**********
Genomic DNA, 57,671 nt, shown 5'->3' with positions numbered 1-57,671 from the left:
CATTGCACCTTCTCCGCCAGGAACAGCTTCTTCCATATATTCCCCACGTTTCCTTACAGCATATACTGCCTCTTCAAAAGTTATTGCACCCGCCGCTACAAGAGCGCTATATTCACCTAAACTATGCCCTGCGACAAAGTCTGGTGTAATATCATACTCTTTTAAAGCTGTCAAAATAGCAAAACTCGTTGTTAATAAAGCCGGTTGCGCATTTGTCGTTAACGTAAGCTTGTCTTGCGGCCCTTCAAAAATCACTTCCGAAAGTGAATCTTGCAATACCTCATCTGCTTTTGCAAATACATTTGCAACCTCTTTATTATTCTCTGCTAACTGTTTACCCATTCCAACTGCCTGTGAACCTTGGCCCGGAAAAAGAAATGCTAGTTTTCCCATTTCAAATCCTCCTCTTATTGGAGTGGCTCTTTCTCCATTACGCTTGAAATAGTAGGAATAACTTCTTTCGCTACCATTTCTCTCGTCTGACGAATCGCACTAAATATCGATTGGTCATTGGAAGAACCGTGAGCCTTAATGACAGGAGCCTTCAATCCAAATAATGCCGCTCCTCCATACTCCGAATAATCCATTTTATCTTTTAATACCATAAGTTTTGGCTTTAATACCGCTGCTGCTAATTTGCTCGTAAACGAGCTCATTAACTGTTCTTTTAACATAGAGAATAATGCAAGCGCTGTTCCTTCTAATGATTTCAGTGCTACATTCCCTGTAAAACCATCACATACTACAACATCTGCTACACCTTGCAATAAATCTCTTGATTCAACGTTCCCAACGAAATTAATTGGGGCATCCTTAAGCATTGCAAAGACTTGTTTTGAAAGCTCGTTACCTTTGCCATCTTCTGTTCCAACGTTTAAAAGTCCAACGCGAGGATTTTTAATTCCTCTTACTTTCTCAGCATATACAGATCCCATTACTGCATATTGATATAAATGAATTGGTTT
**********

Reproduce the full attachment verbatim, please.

Genomic DNA, 57,671 nt, shown 5'->3' with positions numbered 1-57,671 from the left:
CATTGCACCTTCTCCGCCAGGAACAGCTTCTTCCATATATTCCCCACGTTTCCTTACAGCATATACTGCCTCTTCAAAAGTTATTGCACCCGCCGCTACAAGAGCGCTATATTCACCTAAACTATGCCCTGCGACAAAGTCTGGTGTAATATCATACTCTTTTAAAGCTGTCAAAATAGCAAAACTCGTTGTTAATAAAGCCGGTTGCGCATTTGTCGTTAACGTAAGCTTGTCTTGCGGCCCTTCAAAAATCACTTCCGAAAGTGAATCTTGCAATACCTCATCTGCTTTTGCAAATACATTTGCAACCTCTTTATTATTCTCTGCTAACTGTTTACCCATTCCAACTGCCTGTGAACCTTGGCCCGGAAAAAGAAATGCTAGTTTTCCCATTTCAAATCCTCCTCTTATTGGAGTGGCTCTTTCTCCATTACGCTTGAAATAGTAGGAATAACTTCTTTCGCTACCATTTCTCTCGTCTGACGAATCGCACTAAATATCGATTGGTCATTGGAAGAACCGTGAGCCTTAATGACAGGAGCCTTCAATCCAAATAATGCCGCTCCTCCATACTCCGAATAATCCATTTTATCTTTTAATACCATAAGTTTTGGCTTTAATACCGCTGCTGCTAATTTGCTCGTAAACGAGCTCATTAACTGTTCTTTTAACATAGAGAATAATGCAAGCGCTGTTCCTTCTAATGATTTCAGTGCTACATTCCCTGTAAAACCATCACATACTACAACATCTGCTACACCTTGCAATAAATCTCTTGATTCAACGTTCCCAACGAAATTAATTGGGGCATCCTTAAGCATTGCAAAGACTTGTTTTGAAAGCTCGTTACCTTTGCCATCTTCTGTTCCAACGTTTAAAAGTCCAACGCGAGGATTTTTAATTCCTCTTACTTTCTCAGCATATACAGATCCCATTACTGCATATTGATATAAATGAATTGGTTT